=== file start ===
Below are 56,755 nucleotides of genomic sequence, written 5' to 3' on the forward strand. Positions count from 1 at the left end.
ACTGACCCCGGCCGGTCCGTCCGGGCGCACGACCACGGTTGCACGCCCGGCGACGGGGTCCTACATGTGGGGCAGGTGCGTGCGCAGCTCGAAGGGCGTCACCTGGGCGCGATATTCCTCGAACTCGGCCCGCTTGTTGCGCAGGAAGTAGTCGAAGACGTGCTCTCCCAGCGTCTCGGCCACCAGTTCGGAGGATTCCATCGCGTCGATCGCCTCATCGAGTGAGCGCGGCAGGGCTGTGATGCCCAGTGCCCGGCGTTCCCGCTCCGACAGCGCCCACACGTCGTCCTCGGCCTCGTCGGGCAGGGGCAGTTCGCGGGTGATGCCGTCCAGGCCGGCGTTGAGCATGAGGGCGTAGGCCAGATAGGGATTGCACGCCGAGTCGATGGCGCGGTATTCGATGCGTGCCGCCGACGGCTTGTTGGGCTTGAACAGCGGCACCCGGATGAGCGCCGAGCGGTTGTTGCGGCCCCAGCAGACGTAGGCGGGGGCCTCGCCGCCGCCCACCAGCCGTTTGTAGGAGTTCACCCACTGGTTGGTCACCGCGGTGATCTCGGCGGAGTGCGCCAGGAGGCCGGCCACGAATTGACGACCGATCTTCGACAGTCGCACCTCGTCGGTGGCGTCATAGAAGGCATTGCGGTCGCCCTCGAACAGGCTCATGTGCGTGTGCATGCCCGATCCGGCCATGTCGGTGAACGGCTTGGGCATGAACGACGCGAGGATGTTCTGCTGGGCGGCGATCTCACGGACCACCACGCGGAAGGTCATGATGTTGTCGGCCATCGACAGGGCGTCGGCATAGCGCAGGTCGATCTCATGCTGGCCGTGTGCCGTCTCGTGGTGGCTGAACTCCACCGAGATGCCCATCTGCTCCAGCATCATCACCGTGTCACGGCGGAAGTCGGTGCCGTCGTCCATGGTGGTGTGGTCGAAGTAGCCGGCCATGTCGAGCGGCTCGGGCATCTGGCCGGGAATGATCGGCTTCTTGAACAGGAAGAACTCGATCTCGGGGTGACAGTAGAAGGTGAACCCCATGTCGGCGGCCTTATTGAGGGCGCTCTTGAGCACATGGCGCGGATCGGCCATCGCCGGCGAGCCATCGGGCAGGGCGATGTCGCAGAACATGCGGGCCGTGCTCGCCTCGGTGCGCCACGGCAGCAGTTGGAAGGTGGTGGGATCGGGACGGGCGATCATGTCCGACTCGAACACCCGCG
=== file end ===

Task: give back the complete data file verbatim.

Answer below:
Below are 56,755 nucleotides of genomic sequence, written 5' to 3' on the forward strand. Positions count from 1 at the left end.
ACTGACCCCGGCCGGTCCGTCCGGGCGCACGACCACGGTTGCACGCCCGGCGACGGGGTCCTACATGTGGGGCAGGTGCGTGCGCAGCTCGAAGGGCGTCACCTGGGCGCGATATTCCTCGAACTCGGCCCGCTTGTTGCGCAGGAAGTAGTCGAAGACGTGCTCTCCCAGCGTCTCGGCCACCAGTTCGGAGGATTCCATCGCGTCGATCGCCTCATCGAGTGAGCGCGGCAGGGCTGTGATGCCCAGTGCCCGGCGTTCCCGCTCCGACAGCGCCCACACGTCGTCCTCGGCCTCGTCGGGCAGGGGCAGTTCGCGGGTGATGCCGTCCAGGCCGGCGTTGAGCATGAGGGCGTAGGCCAGATAGGGATTGCACGCCGAGTCGATGGCGCGGTATTCGATGCGTGCCGCCGACGGCTTGTTGGGCTTGAACAGCGGCACCCGGATGAGCGCCGAGCGGTTGTTGCGGCCCCAGCAGACGTAGGCGGGGGCCTCGCCGCCGCCCACCAGCCGTTTGTAGGAGTTCACCCACTGGTTGGTCACCGCGGTGATCTCGGCGGAGTGCGCCAGGAGGCCGGCCACGAATTGACGACCGATCTTCGACAGTCGCACCTCGTCGGTGGCGTCATAGAAGGCATTGCGGTCGCCCTCGAACAGGCTCATGTGCGTGTGCATGCCCGATCCGGCCATGTCGGTGAACGGCTTGGGCATGAACGACGCGAGGATGTTCTGCTGGGCGGCGATCTCACGGACCACCACGCGGAAGGTCATGATGTTGTCGGCCATCGACAGGGCGTCGGCATAGCGCAGGTCGATCTCATGCTGGCCGTGTGCCGTCTCGTGGTGGCTGAACTCCACCGAGATGCCCATCTGCTCCAGCATCATCACCGTGTCACGGCGGAAGTCGGTGCCGTCGTCCATGGTGGTGTGGTCGAAGTAGCCGGCCATGTCGAGCGGCTCGGGCATCTGGCCGGGAATGATCGGCTTCTTGAACAGGAAGAACTCGATCTCGGGGTGACAGTAGAAGGTGAACCCCATGTCGGCGGCCTTATTGAGGGCGCTCTTGAGCACATGGCGCGGATCGGCCATCGCCGGCGAGCCATCGGGCAGGGCGATGTCGCAGAACATGCGGGCCGTGCTCGCCTCGGTGCGCCACGGCAGCAGTTGGAAGGTGGTGGGATCGGGACGGGCGATCATGTCCGACTCGAACACCCGCG